Therein also lay the division between Rome and the reformers over the source of Scripture’s authority. Rome taught that ultimate authority resided in the clergy and the hierarchy. This authority, they maintained, was received from Christ by Peter and passed along by apostolic succession to those who, following Peter, occupied the office of bishop in Rome. It is in this succession of persons and in thevisible headship of Christ in the papacy that true divine authority was to be found. Along with this they maintained certain ideas concerning Scripture. First, they maintained that Scripture received its authority from the church, that is the clergy, since the clergy, as successors of the apostles, preceded the Scriptures in origin. The church was established first, they said, then Scripture was given to the church. The church’s authority therefore was first and above that of Scripture. Secondly, it was the church which had the right to determine and had determined which books were to be received as Scripture. Scripture therefore possessed its authority because the church gave it that authority when it gathered and collected the books which make up the New Testament. More over, it was the church institute which had preserved the Word of God through the centuries by copying it, translating it, and declaring its interpretation and meaning. According to Rome, therefore, Scripture received its authority as the Word of God from the church. This in effect made the Scriptures dependent upon the church and not the church upon the Scriptures. 

This position could not stand, for it was contrary to Scripture itself. Scripture plainly teaches that Christ is the only head of the church. The apostles were but instruments by which Christ gave His Word, and it was upon the authority of that Word of Christ, and by the guidance of His Spirit that the foundation of the church was laid. The Word of God set down in Scripture is not a different Word of God from that given by Christ and preached by the apostles, but the same Word. Nor does Scripture teach an apostolic succession of the authority and office of the apostles or of Peter. The church is not built upon their authority, but upon their doctrine, set down in the Word of God. Rome had based its claim for the position of Peter upon the word of Christ, “Thou art Peter and upon this rock will I build my church” (Matthew 16:18). But this theory also the reformers demolished as an unscriptural perversion of the passage. In the context of Matthew 16:18, it is not Peter, but Peter’s confession, “Thou art the Christ, the Son of the living God,” which is the rock upon which Christ would build His church (Matthew 16:16). Moreover, the reformers saw that Scripture taught a priesthood of believers and an anointing of all believers with the Spirit. Thus the work of the Spirit could not be limited to only a few but was to be found in the whole church.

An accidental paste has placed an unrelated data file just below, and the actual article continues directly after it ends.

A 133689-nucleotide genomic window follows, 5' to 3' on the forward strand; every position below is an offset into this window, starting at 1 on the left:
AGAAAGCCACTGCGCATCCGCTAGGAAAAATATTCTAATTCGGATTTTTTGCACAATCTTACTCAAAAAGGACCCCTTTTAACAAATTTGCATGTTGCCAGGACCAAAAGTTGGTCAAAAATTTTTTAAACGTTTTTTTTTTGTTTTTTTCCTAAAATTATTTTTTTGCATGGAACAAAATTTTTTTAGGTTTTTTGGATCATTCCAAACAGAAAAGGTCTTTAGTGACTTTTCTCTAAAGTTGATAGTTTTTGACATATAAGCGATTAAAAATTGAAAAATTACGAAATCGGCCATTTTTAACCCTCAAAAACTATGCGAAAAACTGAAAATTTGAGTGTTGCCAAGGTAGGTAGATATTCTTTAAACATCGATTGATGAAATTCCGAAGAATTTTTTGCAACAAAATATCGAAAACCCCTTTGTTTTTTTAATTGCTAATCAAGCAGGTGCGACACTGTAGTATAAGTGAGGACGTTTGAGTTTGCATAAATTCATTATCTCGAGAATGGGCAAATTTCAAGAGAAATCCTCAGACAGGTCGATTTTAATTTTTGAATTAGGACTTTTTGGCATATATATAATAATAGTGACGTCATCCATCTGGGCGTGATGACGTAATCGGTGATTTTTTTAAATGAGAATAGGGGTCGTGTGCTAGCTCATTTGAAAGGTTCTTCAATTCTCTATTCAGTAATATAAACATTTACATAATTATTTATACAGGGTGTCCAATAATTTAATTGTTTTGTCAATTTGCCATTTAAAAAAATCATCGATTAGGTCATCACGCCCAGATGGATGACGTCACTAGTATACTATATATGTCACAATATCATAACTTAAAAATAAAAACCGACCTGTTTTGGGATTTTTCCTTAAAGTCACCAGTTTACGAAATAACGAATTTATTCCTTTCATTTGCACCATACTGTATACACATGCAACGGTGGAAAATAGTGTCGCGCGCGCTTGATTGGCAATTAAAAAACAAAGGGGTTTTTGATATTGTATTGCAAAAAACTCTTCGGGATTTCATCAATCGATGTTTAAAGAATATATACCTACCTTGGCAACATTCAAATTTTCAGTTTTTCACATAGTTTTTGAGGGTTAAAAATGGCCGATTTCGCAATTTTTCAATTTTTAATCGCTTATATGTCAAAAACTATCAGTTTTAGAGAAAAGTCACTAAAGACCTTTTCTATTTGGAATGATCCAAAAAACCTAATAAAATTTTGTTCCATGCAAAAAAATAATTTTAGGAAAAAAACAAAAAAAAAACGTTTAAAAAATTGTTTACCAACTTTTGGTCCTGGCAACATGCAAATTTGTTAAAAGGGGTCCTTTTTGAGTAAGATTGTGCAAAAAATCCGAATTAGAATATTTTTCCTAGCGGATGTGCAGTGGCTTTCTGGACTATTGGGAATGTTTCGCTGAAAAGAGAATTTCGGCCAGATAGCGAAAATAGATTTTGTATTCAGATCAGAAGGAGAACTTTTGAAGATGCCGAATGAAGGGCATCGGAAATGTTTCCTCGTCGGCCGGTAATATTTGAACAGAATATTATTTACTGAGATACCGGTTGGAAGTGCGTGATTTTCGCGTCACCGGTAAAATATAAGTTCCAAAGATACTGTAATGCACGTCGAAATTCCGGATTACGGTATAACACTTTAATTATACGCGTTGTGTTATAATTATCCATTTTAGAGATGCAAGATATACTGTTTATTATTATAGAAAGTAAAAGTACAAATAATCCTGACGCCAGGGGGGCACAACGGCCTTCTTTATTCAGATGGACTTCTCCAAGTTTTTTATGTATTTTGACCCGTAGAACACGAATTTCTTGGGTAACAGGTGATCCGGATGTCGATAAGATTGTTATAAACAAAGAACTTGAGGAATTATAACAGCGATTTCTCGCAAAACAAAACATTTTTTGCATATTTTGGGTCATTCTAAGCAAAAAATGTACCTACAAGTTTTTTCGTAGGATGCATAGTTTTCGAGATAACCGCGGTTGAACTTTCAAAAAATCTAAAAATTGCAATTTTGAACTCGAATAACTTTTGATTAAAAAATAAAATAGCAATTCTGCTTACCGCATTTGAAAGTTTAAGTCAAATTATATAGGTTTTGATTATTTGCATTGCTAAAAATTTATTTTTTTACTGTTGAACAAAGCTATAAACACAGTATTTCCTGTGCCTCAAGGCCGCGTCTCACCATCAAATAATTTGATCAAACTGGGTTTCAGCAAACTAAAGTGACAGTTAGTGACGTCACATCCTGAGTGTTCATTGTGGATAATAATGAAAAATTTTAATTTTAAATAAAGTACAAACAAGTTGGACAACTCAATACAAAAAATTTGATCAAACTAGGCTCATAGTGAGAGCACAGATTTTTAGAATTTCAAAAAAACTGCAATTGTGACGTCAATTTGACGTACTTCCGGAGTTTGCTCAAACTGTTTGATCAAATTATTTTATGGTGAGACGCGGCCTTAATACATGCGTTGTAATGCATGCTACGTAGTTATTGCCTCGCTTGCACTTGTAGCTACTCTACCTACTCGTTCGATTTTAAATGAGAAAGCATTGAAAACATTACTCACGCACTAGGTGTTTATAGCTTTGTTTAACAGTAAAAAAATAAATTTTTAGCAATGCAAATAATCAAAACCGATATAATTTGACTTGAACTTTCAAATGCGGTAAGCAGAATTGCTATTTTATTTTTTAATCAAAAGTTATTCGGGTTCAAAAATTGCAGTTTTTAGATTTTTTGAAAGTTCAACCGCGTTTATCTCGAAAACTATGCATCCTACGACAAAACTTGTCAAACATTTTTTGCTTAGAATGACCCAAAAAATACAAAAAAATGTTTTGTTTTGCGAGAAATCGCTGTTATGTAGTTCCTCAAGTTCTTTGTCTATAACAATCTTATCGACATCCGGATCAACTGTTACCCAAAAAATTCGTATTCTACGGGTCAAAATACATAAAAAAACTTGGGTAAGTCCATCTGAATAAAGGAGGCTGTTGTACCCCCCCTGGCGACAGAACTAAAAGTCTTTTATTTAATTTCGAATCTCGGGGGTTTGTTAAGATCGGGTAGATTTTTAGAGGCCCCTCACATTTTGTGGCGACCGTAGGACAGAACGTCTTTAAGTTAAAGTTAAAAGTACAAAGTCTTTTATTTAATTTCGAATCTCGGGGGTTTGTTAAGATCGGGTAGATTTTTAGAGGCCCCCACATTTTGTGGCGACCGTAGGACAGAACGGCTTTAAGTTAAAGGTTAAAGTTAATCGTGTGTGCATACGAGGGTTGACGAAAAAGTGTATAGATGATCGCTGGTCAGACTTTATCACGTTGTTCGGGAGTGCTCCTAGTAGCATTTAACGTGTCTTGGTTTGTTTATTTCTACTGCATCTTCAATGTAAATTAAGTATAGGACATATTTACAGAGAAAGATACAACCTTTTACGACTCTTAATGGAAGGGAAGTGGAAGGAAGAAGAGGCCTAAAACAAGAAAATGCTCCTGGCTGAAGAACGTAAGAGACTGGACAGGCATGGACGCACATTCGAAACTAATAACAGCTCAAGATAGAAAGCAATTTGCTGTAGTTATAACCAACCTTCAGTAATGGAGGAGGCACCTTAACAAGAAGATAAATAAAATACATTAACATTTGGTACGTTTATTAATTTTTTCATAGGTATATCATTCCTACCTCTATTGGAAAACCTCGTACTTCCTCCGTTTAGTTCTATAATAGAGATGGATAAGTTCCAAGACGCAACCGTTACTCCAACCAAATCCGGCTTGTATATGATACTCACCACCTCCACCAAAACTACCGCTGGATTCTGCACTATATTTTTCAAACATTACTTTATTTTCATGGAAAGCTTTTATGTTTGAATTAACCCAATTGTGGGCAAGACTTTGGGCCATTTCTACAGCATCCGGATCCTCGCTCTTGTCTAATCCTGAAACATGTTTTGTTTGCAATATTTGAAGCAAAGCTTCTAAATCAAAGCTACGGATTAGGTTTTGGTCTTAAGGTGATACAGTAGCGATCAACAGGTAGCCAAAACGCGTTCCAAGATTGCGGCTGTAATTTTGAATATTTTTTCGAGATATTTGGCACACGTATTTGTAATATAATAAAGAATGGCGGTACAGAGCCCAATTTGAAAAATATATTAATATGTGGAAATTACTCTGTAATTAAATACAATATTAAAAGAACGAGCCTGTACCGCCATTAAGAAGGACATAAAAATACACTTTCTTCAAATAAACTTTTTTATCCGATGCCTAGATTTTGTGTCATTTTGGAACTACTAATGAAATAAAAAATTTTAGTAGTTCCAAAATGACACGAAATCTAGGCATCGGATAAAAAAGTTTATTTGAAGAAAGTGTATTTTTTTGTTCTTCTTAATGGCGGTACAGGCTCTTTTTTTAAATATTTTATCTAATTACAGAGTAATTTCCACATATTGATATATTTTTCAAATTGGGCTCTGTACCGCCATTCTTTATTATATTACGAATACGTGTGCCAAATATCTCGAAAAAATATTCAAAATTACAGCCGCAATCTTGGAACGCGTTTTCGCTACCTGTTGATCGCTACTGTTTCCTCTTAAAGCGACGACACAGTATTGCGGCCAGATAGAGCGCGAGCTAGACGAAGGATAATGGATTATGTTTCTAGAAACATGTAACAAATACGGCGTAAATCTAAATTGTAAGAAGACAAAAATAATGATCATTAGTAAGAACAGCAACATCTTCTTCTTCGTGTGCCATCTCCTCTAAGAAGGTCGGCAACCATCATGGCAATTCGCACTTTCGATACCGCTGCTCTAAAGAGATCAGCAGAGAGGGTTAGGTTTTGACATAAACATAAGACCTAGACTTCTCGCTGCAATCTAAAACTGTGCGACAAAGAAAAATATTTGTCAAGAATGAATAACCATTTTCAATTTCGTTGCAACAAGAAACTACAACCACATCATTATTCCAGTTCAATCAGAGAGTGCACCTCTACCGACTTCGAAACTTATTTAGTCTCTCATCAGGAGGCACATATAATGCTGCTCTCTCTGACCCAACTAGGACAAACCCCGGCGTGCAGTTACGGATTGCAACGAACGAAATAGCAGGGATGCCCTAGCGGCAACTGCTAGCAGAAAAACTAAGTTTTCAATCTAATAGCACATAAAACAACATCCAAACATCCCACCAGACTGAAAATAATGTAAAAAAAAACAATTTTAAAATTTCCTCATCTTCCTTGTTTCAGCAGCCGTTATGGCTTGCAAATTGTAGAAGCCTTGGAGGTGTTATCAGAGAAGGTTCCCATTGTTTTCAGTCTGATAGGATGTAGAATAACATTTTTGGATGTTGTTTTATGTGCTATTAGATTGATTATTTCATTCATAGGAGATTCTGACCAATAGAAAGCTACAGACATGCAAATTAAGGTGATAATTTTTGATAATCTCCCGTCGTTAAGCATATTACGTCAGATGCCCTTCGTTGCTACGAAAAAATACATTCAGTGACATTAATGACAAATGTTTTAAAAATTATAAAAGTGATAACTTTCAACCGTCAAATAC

Concerning the church’s authority to determine which books belonged to the Word of God and formed the New Testament, the reformers repudiated the idea that this was done upon the church’s authority, and ascribed it rather to the working of the Spirit in the church, whose testimony in the hearts of God’s people led the church to recognize His Word and also to preserve and keep it. Thus Luther writes in his address to the German nobility,

The second wall is even more tottering and weak; the claim, namely, that they alone are masters of the Scriptures; although they learn nothing from them during their entire life, they assume authority, and juggle before us impudent words, saying that the Pope cannot err in matters of faith, whether he be evil or good . . . . They cannot quote a single letter to confirm that it is for the Pope alone to interpret the Scriptures or to confirm the interpretation of them; they have assumed the authority of their own selves . . . .

Likewise Zwingli, the German Swiss reformer, in his Sixty-Seven Articles of 1523 writes in the first of them, “All who say that the Gospel is invalid without the confirmation of the Church err and slander God.” 

Over against the error of Rome the reformers set two principles as the basis of the source of Scripture’s authority. First, that the Scriptures as given by God through the inspiration of the Spirit of Christ as the Spirit of truth, themselves bear objective testimony to the fact that they are the authoritative Word of God and of divine and not human origin. This is Scripture’s own claim (II Peter 1:19ff.). Scripture therefore has its authority objectively of itself. Secondly, Scripture also presses this claim upon the hearts of God’s people by the internal working of the Spirit. Thus the Holy Spirit Himself testifies in our hearts subjectively that they are of God. It is this same truth also which we as reformed people confess in Articles III, V, and VII of the Belgic Confession of Faith, and particularly in Article V. While the truth that the church receives that Word as the Word of God is not to be ignored, it is the objective testimony of the Scriptures and the inner testimony of the Spirit which leads us to confess their authority. That authority therefore finds its source in God alone, Who gives His Word to His church, and the church has no authority apart from it, but is in subjection to that Word.